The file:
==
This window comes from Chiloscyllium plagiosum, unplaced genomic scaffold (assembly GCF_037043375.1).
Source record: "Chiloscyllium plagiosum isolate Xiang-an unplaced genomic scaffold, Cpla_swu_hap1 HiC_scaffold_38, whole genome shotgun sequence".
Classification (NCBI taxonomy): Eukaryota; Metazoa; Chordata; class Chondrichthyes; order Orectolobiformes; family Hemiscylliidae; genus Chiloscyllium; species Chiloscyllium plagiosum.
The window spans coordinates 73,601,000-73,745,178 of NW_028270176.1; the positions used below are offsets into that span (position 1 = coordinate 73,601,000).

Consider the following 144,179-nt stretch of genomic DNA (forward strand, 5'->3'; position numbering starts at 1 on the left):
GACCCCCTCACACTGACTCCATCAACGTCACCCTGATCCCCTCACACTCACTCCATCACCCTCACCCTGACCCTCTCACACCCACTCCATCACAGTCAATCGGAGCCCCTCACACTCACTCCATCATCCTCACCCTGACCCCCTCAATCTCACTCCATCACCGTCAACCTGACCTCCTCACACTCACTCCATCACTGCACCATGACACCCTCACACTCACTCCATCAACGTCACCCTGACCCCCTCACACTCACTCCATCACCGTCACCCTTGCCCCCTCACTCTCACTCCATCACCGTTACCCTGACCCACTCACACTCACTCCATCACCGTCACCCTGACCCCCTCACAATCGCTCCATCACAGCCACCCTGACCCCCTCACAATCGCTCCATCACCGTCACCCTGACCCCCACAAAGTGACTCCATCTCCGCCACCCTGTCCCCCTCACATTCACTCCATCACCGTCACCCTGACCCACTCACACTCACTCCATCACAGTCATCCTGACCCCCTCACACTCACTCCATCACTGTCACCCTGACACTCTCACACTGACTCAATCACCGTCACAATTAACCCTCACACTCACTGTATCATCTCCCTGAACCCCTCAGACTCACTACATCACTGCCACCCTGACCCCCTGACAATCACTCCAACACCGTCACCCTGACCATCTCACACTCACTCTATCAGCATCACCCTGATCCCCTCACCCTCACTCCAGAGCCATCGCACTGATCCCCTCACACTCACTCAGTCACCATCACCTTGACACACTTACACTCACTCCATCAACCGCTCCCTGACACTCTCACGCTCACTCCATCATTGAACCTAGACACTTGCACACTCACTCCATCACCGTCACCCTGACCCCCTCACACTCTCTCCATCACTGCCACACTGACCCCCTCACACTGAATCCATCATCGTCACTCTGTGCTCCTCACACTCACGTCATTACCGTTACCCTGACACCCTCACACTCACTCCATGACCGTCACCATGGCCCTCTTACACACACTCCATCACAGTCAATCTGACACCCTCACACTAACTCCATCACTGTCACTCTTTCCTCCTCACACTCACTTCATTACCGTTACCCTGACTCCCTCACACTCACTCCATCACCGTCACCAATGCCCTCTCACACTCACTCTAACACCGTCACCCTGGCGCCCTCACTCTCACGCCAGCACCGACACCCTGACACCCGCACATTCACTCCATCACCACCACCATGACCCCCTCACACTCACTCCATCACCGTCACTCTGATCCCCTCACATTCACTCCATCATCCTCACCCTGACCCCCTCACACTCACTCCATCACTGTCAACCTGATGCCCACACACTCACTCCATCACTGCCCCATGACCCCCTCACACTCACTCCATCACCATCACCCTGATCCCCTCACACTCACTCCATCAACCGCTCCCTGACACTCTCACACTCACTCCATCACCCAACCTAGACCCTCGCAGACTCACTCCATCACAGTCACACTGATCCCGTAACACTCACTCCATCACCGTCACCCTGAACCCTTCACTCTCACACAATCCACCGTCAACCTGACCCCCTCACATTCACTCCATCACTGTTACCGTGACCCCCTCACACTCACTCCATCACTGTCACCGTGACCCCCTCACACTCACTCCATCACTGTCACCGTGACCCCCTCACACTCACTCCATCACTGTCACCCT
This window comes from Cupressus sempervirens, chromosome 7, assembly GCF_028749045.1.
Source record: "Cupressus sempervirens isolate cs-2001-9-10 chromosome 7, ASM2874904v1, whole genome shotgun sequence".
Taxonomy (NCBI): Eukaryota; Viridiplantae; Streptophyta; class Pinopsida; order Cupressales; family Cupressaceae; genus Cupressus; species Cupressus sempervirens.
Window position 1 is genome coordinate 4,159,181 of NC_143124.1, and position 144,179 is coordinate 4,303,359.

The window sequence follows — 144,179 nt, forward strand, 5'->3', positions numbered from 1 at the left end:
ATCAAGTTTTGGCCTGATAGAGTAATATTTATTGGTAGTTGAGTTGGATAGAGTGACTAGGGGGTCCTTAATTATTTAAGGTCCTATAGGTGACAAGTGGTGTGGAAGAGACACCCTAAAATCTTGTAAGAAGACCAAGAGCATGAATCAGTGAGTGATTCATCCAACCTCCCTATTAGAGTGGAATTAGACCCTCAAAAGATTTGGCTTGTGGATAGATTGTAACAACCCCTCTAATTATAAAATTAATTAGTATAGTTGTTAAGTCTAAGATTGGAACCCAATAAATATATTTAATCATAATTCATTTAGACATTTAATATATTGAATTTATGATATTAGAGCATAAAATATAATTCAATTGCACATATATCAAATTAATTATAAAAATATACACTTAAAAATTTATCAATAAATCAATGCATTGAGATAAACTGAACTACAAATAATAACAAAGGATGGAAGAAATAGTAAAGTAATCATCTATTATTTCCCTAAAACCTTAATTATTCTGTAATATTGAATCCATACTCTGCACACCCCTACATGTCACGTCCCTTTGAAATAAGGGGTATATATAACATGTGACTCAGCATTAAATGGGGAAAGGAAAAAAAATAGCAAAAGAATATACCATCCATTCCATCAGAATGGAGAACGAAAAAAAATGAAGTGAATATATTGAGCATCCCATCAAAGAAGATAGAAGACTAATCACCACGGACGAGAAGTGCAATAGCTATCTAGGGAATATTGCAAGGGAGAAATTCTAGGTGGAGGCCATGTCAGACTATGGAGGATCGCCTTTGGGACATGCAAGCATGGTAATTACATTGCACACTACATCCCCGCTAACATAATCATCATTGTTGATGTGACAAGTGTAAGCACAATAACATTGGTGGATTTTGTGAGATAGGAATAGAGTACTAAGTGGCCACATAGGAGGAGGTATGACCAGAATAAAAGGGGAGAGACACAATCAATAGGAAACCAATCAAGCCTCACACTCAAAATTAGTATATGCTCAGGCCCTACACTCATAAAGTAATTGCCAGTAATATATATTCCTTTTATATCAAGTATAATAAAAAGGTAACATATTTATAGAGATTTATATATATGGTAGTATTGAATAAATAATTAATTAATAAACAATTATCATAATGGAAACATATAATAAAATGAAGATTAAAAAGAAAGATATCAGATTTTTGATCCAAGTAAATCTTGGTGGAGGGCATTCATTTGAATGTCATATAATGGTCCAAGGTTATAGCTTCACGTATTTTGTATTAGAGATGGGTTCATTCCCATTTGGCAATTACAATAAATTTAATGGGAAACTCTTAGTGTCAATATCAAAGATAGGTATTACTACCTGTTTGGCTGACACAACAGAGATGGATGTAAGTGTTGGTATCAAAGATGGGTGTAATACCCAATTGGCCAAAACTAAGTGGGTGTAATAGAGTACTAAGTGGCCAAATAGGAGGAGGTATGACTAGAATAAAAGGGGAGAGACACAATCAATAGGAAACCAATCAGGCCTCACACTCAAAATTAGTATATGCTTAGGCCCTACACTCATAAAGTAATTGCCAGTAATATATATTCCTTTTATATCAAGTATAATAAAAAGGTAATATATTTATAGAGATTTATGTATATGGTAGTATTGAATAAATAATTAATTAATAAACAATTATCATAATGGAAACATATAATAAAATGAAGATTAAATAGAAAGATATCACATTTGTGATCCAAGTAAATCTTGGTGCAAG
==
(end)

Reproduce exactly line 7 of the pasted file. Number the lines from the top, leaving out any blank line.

This window comes from Cupressus sempervirens, chromosome 7, assembly GCF_028749045.1.